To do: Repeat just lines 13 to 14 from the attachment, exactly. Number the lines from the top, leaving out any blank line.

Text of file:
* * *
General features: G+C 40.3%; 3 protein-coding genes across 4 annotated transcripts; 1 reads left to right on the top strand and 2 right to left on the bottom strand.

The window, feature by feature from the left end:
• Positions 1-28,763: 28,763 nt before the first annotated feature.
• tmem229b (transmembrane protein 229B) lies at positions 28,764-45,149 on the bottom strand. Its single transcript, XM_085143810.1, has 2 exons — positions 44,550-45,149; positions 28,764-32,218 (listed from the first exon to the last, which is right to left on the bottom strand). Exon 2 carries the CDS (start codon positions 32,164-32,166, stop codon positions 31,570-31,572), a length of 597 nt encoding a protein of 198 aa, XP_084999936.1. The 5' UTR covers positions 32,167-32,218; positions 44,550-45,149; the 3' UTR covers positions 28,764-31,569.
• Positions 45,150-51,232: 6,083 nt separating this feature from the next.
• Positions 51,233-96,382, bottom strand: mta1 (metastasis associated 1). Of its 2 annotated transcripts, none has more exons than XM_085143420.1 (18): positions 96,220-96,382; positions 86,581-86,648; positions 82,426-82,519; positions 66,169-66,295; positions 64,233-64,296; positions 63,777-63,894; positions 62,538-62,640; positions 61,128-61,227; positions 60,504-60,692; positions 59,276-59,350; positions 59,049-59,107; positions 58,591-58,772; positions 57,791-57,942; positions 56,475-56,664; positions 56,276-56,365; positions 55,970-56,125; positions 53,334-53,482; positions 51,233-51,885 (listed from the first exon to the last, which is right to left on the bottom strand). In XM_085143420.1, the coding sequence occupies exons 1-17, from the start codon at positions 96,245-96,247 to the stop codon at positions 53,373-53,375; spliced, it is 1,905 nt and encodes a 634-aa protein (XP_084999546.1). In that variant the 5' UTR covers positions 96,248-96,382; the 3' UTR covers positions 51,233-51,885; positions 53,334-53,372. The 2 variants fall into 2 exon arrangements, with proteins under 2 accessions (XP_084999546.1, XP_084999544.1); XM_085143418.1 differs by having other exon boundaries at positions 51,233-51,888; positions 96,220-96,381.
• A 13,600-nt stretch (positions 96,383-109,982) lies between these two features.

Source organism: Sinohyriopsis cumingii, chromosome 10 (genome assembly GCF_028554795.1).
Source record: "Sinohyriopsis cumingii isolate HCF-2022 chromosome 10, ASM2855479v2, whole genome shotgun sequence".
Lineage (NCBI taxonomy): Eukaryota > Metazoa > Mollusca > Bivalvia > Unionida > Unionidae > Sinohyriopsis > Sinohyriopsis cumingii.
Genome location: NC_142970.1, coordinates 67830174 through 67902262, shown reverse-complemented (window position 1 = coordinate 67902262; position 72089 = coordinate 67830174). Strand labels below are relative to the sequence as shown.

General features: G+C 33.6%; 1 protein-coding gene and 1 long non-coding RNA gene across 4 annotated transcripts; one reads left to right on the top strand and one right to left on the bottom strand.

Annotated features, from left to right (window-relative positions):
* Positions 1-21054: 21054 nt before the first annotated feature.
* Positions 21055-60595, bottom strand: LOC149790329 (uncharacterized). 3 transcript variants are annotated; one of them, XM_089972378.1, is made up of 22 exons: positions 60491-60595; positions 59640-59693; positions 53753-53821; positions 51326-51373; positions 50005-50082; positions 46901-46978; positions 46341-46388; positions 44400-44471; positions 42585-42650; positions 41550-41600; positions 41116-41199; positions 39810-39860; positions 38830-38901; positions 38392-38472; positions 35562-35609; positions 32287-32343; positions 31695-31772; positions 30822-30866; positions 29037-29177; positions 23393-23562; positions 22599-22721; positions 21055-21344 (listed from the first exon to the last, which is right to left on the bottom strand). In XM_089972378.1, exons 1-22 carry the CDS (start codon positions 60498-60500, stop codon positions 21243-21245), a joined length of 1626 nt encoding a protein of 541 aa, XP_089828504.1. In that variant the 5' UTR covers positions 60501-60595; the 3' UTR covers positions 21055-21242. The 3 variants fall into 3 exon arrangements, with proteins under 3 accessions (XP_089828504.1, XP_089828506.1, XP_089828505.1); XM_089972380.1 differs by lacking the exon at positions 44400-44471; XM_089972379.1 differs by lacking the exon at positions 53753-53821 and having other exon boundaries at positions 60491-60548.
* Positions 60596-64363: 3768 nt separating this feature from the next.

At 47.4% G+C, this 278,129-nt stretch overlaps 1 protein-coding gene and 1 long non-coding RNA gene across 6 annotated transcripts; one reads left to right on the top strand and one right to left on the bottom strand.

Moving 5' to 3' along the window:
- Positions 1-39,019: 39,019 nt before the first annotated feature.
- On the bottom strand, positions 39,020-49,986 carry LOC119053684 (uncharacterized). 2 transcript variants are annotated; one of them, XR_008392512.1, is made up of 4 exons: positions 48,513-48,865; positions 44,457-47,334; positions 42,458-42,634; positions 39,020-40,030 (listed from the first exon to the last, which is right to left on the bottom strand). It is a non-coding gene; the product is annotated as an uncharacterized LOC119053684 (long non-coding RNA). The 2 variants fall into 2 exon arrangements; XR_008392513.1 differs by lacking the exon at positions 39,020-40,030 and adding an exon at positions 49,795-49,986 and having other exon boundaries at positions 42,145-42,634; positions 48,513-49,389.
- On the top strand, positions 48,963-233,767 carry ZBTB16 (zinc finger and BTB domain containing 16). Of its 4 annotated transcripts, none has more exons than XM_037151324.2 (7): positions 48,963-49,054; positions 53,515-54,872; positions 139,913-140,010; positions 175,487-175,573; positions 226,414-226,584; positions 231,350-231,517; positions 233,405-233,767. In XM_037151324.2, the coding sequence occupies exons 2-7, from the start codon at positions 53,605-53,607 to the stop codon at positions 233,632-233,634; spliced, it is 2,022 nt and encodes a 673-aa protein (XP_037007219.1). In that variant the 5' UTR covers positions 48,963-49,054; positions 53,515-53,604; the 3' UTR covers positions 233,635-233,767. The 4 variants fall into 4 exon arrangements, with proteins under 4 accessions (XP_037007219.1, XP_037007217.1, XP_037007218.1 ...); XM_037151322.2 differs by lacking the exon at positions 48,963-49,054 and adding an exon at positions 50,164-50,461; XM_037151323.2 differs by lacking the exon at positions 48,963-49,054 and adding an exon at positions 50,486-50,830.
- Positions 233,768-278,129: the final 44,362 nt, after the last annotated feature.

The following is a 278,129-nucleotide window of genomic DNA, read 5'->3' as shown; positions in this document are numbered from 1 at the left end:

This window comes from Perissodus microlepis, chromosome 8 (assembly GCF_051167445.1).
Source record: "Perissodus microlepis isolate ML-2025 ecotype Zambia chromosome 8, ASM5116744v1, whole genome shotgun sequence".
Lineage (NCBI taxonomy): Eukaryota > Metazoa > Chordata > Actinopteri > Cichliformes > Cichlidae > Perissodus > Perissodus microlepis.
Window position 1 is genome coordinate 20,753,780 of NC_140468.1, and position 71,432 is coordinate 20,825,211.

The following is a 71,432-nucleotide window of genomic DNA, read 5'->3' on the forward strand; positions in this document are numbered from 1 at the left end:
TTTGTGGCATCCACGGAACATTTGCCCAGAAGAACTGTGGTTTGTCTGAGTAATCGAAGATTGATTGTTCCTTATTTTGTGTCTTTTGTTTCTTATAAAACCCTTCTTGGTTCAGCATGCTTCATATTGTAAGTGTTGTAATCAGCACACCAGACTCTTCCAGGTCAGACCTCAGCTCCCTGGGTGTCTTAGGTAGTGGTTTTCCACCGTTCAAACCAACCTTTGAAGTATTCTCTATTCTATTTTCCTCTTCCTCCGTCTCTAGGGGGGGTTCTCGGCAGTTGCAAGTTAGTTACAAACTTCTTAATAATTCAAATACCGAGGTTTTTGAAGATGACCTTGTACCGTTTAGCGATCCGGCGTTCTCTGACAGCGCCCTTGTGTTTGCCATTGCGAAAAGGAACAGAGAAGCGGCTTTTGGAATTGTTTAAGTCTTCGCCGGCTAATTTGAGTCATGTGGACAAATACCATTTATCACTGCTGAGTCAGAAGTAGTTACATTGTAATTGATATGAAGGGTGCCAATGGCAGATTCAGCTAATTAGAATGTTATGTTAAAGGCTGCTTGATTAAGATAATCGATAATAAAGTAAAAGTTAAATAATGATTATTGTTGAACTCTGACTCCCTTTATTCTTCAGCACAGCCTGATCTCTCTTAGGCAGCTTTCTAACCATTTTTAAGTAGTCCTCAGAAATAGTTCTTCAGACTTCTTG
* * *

Annotated features, from left to right (window-relative positions):
* Positions 1-21054: 21054 nt before the first annotated feature.